IPA Bellwether: Marketers turn to digital as budgets face squeeze over Brexit fears
Marketers are turning their focus to digital marketing tools as widespread financial worries and only a modest increase in budgets caused by concerns over a possible Brexit led to a heightened focus on managing spend to maximise effectiveness.
According to the Institute of Practitioners in Advertising’s (IPA) quarterly Bellwether report, sentiment about the industry’s financial prospects dropped to the lowest level since the start of 2013 at -6.5%. Optimism about respondent’s own financial prospects also slumped to the lowest level since late 2012 at +13.6.
Just over a fifth of marketers (21%) recorded a rise in marketing budgets over the first quarter, while 18% registered a reduction. This meant that the balance of marketers saying they would be increasing their spend was at 3.0% this quarter – marking a rise from an 11 quarter low of 0.5% in the previous quarter.
Falling confidence is resulting in many companies cutting their marketing budgets, according to Paul Smith, senior economist at Markit and author of the Bellwether report.
He told Marketing Week: “There are a number of uncertainties on the horizon, not just a weaker economy but Brexit concerns as well. Within the next three months we will find out if the UK remains in the EU and while that uncertainty is around marketing executives are being asked to be cost-conscious and to squeeze budgets.”
“The report shows financial prospects are down and as a result marketing departments are often the first to take cuts.”
Paul Smith, senior economist, Markit
Brexit fears are also hitting consumer confidence levels, with the latest GfK Consumer confidence Index held at zero in March. The report predicted consumer spending will remain flat until the results of the 23 June EU Referendum are known, having a negative impact on consumer spending and therefore impacting how much brands are prepared to spend on marketing.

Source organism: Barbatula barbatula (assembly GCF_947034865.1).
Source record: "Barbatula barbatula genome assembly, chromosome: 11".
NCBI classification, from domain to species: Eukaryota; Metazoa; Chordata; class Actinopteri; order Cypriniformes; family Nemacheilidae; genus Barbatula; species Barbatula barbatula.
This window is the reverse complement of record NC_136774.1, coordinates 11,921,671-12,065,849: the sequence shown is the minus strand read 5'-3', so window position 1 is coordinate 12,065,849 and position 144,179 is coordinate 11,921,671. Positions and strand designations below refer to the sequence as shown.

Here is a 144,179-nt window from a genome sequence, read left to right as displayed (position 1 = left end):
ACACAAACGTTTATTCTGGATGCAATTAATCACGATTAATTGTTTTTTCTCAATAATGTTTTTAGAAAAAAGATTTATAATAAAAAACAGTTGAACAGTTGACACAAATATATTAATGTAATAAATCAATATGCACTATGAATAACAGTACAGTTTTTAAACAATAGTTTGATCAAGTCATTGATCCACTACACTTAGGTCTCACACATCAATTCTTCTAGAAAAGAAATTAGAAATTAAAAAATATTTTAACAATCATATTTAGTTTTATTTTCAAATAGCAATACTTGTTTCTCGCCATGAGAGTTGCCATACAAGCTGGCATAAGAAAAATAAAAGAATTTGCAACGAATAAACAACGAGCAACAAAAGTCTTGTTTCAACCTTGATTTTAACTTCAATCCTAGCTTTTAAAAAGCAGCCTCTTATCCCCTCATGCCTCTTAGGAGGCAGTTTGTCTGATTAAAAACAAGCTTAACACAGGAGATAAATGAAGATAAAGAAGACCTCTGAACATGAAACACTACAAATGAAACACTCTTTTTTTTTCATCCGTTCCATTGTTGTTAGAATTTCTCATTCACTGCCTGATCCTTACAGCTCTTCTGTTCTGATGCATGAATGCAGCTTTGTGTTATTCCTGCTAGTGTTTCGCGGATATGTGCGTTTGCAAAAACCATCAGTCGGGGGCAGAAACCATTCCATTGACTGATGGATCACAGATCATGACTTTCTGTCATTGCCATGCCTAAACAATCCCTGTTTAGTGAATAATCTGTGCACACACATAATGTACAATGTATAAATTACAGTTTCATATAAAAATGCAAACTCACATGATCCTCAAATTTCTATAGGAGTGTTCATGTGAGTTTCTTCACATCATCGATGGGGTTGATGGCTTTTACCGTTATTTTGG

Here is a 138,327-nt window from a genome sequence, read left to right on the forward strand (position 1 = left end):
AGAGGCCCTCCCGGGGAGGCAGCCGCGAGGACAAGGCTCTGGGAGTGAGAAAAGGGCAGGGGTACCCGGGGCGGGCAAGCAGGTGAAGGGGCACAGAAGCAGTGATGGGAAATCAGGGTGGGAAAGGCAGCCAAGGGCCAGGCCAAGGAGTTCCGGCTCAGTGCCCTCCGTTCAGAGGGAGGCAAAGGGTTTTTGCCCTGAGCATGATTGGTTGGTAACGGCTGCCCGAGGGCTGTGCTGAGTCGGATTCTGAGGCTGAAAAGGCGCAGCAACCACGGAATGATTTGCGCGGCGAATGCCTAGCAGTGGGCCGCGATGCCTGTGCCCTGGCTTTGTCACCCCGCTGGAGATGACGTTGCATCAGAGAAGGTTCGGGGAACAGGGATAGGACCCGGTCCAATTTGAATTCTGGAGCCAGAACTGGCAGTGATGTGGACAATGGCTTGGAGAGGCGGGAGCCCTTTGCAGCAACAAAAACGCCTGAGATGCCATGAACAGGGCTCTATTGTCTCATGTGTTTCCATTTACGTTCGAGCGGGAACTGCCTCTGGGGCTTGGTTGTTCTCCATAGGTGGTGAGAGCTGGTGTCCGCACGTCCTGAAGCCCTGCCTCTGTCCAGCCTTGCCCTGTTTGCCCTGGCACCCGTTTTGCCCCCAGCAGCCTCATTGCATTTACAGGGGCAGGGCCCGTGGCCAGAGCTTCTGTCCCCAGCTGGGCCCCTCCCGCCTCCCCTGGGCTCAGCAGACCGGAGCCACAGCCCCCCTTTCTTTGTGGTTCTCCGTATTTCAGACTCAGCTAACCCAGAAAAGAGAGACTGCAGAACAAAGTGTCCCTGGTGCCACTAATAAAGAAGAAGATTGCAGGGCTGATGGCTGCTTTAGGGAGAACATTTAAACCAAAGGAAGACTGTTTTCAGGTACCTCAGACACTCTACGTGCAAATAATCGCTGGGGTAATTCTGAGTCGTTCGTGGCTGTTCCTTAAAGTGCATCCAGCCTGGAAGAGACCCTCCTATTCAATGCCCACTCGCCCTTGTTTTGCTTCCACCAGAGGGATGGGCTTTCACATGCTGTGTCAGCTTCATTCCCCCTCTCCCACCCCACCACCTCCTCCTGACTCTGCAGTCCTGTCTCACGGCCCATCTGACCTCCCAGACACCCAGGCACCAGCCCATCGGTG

Digital marketing profits from uncertainty
As a result of these concerns, Smith said brands are straying away from above-the-line spend and pumping more money into digital advertising. The Bellwether report found that marketers are focused on maximising effectiveness and so have turned to digital channels where they have had “prior success”
This is reflected by the report, with the net balance for internet spend rising to +9.8%, a five-quarter high, for the first quarter of 2016.
That comes amid a wider increase in digital marketing spend, with a new study from the IAB and PwC finding that the digital marketing industry was worth £8.6bn in the UK in 2014, up 16.4% year on year. Consumer good brands, in particular, are spending on digital, accounting for 18% of total spend, ahead of travel and transport on 13.4% and retail on 13.3%.
According to the IPA, this rise in digital spend comes at the cost of other forms of marketing. The net balance of marketers signalling a rise in sales promotions fell -8.4% and Smith says moves such as Sainsbury’s cutting multibuy deals reflect a “wider shift”.
Direct marketing (-4.9%) also recorded a sharp downward budget revision while PR (-4.0%), market research (-3.1%) and other marketing activities (-4.0%) also suffered declines.
Reasons for cheer
Despite the economic and political concerns, Smith believes there are reasons for marketers to be positive. The IPA is predicting a 3.3% growth in UK ad budgets for the year, while overall 23.3% of those questioned expect to spend more on advertising in 2016 than they did the previous year.
“We’ve had a sustained period of growth so it isn’t all negative. In fact, the overall macro environment is fairly reasonable and ad budgets will continue to grow even if that’s in different channels,” said Smith.
“Companies will face a period of uncertainty as it isn’t clear if the UK is to leave Europe or whether we’ll turn out like the Swiss with bilateral agreements in place with the EU. Staying in would boost the financial markets as they crave stability. So if we stay in it will be business as usual. But marketers are preparing for the scenario that we won’t and that caution is wise.”